Dearest Fr. Julián: I am a Russian woman, and we met when you came to Moscow a few years ago. Since then, my life has changed a lot, and now I live in Turin. For a few years, I was not able to follow the Movement, which was very painful; yet, I was in a situation that I could not change. Following my husband, I ended up in a small village close to Naples, where I had a very hard time. I felt that my life was a joke. Thank God a friend of mine gave me a subscription to Traces, which I read faithfully. Then, suddenly, when I least expected it, I experienced gladness; I don’t know how it happened, but I finally realized that even that circumstance was for my own good, and that I wasn’t alone, just like Christ wasn’t alone on the Cross. I don’t know how, but I started looking at everything as an education for my personal growth. Then another miracle happened: my husband was sent to work in Turin. I immediately started looking for the people of the Movement there. I planned to go to Beginning Day, which was to be held in a big theater, with a lot of people. I asked my husband to join me and, much to my surprise (he doesn’t belong to the Movement), he accepted. Once I got there, I realized that in Milan there were even more people. Dear Julián, I remember that in Moscow half of the people speaking at our meetings started from the wish–the need–for more people to join.  Now that I am here I see those who have just encountered the Movement, as well as those who have belonged to it since GS. I don’t want to be judgmental, but now I understand the fear of reducing everything to an organization. I think back to my small Russian community, with its simplicity, even ignorance, and with the same desire to follow the Movement. I met the Movement in 2000, when I was 17, but I feel as if I just met it, because now it challenges me, and my freedom. Every time there is School of Community, or an assembly, or any other initiative, I am faced with the same choice. I am new in Turin, and I haven’t established those relationships that help me follow. On top of that, there is the language barrier; sometimes I feel inadequate compared to all these knowledgeable people. I don’t have a “Paolo Pezzi” with whom to share my questions, my doubts, or even my beautiful experiences. Strangely enough, following has become easier; I left behind the outer shell and I am sticking to what is essential, that is “a presence that imposed itself and brought to people’s lives the provocation of a promise to follow.”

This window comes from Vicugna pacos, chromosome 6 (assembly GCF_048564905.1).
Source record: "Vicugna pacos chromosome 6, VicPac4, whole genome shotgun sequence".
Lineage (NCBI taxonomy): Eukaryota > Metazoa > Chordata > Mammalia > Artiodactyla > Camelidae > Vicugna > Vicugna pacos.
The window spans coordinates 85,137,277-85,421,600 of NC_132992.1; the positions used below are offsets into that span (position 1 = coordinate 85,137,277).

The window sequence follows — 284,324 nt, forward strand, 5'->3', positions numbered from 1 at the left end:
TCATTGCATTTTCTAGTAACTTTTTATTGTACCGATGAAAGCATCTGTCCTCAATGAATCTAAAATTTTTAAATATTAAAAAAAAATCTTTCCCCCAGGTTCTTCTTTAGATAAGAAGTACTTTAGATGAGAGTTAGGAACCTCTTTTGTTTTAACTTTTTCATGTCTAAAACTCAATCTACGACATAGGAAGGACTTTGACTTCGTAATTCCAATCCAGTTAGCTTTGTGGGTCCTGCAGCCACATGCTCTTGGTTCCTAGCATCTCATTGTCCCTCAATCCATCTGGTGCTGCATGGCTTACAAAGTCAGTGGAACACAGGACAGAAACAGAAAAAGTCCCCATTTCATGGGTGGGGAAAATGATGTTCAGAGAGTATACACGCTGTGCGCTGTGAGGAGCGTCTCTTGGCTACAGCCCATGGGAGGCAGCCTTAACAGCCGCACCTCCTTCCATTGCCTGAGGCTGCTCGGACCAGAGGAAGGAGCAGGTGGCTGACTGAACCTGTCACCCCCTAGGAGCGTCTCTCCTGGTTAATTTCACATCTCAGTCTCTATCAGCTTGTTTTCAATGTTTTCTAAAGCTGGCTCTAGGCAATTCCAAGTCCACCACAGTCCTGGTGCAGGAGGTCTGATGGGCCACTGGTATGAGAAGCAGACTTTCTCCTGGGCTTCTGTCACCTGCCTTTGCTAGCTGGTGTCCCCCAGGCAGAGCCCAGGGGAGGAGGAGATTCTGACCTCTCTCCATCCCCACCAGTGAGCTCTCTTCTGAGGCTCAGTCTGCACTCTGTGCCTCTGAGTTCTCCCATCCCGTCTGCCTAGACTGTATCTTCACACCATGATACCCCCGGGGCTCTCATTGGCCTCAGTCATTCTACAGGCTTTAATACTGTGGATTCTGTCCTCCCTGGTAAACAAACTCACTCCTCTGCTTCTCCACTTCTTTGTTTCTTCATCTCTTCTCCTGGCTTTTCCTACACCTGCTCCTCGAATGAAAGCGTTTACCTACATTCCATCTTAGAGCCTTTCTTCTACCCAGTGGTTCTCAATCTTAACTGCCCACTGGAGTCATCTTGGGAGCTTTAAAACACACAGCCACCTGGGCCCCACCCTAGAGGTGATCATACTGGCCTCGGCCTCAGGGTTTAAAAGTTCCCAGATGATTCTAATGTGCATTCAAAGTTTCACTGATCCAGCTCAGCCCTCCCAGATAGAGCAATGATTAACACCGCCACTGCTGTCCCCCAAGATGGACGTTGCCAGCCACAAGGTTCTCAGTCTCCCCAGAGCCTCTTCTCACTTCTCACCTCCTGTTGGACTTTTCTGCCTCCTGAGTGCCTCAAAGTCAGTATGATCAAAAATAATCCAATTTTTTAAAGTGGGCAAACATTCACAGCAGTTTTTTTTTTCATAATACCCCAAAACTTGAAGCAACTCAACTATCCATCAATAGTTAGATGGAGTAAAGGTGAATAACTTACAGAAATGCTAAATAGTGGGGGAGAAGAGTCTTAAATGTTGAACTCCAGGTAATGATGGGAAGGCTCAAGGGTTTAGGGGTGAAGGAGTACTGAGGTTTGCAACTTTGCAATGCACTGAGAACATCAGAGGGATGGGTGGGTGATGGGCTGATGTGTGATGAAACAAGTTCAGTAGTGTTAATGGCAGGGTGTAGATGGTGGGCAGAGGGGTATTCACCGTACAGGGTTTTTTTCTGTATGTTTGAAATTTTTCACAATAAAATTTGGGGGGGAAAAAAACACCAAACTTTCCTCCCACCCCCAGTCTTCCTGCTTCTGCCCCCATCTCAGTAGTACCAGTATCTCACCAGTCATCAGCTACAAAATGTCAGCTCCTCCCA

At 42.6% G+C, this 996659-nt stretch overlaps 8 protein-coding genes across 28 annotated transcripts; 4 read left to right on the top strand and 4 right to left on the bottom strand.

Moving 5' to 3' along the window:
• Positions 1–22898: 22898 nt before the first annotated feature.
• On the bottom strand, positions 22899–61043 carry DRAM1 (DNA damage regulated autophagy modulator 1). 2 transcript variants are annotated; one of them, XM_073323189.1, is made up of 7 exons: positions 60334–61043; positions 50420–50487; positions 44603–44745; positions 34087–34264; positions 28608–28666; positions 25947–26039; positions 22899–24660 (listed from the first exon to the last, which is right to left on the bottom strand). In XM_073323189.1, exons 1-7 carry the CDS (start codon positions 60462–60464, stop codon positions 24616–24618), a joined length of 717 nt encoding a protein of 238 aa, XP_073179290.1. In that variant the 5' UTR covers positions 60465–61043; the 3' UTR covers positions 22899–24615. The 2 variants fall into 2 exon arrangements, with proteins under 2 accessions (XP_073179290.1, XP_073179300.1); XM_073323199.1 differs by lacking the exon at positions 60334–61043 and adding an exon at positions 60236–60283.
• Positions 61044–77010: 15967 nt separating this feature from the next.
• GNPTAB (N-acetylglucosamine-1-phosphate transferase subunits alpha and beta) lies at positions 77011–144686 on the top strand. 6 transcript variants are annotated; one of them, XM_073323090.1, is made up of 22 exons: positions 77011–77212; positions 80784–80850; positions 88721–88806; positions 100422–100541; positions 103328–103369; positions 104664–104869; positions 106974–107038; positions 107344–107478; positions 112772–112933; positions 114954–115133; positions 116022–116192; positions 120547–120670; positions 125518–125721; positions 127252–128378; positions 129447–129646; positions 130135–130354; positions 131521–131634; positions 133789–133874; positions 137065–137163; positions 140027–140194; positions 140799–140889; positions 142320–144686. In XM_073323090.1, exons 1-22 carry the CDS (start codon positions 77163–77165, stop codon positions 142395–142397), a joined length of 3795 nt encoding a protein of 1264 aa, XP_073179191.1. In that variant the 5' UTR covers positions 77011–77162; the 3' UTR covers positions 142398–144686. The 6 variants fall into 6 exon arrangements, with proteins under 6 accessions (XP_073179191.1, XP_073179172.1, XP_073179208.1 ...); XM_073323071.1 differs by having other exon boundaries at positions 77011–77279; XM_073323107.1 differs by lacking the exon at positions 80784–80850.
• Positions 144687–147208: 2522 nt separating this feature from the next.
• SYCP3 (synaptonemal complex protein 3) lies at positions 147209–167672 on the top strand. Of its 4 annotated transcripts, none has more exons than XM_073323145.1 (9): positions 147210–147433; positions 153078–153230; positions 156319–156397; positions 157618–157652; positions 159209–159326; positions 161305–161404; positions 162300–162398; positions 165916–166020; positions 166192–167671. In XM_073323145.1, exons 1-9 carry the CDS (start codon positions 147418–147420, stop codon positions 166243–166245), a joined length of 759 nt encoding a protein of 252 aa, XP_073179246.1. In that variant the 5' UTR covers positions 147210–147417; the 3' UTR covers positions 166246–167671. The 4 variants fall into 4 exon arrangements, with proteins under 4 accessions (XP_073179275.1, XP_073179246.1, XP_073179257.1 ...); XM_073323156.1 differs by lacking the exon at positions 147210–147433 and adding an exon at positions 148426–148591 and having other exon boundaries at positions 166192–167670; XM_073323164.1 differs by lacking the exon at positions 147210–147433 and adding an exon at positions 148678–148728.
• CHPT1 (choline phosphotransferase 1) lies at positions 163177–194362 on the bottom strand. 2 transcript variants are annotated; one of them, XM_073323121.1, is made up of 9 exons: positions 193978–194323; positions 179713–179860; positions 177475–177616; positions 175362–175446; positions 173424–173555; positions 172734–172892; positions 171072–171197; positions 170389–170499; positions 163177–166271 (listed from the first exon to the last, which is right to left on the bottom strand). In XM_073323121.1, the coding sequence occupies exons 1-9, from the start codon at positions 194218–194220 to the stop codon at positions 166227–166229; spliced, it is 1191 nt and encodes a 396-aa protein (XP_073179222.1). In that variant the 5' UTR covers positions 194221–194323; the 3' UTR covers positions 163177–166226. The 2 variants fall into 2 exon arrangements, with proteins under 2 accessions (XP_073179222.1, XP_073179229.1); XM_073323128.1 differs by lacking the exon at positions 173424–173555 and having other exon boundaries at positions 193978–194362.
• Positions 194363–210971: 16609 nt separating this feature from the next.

Liuba, Turin (Italy)

Blackboards filled with
calculations and beauty

I have been in the Movement for about ten years, but I can’t say that I have belonged to it fully. I have always looked at studying as an unbearable burden, but for the past week I have been living the most engaging experience of my life–which, up to recently, I considered miserable. I have never been able to see the beauty of books, let alone the beauty of equations or the demonstration of   theorems. Yet, when a friend invited me to live and look at those formulas with different eyes, everything became fascinating, special, even essential. This is the kind of discovery that makes you understand that your heart can’t give up on those blackboards filled with calculations and formulas, because they bear witness to an encounter that you can’t do without anymore. I am certain that my friend’s invitation to study for something greater is a new beginning for me.